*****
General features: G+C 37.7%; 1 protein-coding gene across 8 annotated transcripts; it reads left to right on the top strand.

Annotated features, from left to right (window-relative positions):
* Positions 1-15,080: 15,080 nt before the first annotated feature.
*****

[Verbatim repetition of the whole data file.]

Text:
General features: G+C 37.7%; 1 protein-coding gene across 8 annotated transcripts; it reads left to right on the top strand.

Annotated features, from left to right (window-relative positions):
* Positions 1-15,080: 15,080 nt before the first annotated feature.